Lots of people can keep driving as they get older, but it's important to keep tabs on your loved one's skills to make sure she stays safe. Keep in mind, there are lots of ways to get around that don't involve her getting behind the wheel. Here's what you can do to let her stay mobile without becoming a danger to herself or others.
Keep the car in good shape. You can head off problems by making sure the car is well-maintained. Get it serviced regularly and check the gas, oil, and tire pressure.
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Watch for signs of driving problems. Your loved one may be a perfectly safe driver right now. But her driving skills can get worse suddenly, so keep an eye on the situation. Watch for signs of trouble -- getting lost, driving too slowly or too quickly, getting anxious or frustrated, and having close calls or accidents.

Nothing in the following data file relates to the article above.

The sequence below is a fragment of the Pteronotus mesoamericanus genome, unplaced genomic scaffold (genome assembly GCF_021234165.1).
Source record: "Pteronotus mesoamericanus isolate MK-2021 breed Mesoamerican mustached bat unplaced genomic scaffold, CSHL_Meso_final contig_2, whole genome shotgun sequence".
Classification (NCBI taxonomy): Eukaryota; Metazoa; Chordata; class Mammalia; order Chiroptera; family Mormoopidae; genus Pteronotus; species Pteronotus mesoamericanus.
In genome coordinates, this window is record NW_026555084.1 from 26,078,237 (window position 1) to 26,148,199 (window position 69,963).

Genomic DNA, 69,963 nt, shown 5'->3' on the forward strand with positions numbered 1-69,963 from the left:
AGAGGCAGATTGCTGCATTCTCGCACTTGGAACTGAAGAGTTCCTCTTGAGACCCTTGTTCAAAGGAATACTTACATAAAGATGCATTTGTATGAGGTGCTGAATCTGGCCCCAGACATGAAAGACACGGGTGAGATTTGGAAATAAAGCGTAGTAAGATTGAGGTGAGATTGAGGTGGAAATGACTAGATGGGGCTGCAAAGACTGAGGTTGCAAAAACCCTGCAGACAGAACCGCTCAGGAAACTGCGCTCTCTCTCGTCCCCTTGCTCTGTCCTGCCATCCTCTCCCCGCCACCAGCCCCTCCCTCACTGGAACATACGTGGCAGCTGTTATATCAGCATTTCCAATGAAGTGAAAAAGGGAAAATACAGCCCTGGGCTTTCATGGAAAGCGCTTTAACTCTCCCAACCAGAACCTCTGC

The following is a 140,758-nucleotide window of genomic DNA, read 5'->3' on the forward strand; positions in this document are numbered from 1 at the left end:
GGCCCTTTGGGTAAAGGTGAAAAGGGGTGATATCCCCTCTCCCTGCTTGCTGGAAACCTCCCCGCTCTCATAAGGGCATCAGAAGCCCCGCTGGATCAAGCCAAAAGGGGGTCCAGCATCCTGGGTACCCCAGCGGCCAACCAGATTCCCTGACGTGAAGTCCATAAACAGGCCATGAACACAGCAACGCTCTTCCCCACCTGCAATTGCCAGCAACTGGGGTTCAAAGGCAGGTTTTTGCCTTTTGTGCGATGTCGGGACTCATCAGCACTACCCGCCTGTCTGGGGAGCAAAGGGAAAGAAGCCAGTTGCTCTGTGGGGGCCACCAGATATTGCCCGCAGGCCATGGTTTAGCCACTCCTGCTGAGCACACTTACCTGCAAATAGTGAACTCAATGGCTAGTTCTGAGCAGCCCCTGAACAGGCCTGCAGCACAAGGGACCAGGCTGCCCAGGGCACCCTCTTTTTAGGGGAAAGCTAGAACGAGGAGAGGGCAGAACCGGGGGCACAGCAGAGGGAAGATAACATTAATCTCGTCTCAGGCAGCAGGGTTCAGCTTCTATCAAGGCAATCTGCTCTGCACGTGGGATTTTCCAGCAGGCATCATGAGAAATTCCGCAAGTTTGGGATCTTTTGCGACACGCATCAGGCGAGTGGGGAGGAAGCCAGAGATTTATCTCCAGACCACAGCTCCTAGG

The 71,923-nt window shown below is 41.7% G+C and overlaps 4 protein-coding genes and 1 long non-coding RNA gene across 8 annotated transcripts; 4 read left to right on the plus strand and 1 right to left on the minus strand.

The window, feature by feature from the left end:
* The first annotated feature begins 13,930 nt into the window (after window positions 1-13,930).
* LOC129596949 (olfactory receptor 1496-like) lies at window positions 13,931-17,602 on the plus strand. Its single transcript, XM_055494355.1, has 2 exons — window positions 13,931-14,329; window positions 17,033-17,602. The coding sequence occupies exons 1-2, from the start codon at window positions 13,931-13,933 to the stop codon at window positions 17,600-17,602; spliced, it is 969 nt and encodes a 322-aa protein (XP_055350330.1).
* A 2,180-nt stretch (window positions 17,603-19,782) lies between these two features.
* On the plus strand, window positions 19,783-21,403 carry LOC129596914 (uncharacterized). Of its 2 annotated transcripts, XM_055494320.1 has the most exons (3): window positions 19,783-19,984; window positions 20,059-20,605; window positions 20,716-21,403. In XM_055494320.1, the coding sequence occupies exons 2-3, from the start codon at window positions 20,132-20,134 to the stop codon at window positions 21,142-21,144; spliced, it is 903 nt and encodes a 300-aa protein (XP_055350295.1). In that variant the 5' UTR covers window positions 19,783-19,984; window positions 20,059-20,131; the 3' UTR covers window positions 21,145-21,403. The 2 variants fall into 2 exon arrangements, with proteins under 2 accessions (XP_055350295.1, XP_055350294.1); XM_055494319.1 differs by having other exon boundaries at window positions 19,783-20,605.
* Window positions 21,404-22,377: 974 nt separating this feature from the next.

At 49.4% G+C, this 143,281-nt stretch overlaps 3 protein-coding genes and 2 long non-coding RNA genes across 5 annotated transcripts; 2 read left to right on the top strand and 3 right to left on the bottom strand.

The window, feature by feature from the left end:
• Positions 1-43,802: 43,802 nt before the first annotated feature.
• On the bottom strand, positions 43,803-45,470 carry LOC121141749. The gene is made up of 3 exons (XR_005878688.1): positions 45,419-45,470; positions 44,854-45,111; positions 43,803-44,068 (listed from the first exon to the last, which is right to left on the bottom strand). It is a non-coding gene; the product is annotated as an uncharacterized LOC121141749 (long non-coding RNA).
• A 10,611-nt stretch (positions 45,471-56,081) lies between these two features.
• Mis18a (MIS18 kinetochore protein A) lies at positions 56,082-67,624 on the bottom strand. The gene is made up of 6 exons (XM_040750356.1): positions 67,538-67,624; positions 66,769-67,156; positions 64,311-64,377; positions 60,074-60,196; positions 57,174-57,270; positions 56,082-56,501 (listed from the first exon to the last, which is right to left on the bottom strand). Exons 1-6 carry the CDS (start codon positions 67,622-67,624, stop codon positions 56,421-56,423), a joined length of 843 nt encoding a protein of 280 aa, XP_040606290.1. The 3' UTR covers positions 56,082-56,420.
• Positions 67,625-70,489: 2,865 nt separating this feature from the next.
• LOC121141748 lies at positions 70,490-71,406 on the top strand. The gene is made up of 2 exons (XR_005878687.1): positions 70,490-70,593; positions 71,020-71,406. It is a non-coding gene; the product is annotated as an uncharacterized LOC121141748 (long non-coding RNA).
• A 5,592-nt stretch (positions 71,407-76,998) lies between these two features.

Get an independent evaluation. Contact a driver rehabilitation specialist (DRS) or call the department of motor vehicles to see if the state offers driving evaluations for elderly drivers. Some states require driver tests for people who get diagnosed with certain conditions, like dementia. If your loved one passes the test, she should probably take it again in 6 months.
Set consistent limits on driving. For your loved one's safety, you may need to restrict when and where she can drive. For instance, you might ask her not drive after dark or in bad weather. Or you might want her to drive only within town.
Carpool. If you're giving a lot of lifts to your loved one, get in touch with other caregivers. You might find a way to share some of the driving.
Look into free transportation. Hospitals, senior centers, and adult day cares often have services to take elderly people to doctors' appointments, shopping, and other errands.
Evaluate public transportation. Many regions have buses with hydraulic lifts that help people with walkers or wheelchairs. But if a loved one isn't used to taking the bus, you might want to take the trip with him a few times so he gets the hang of it.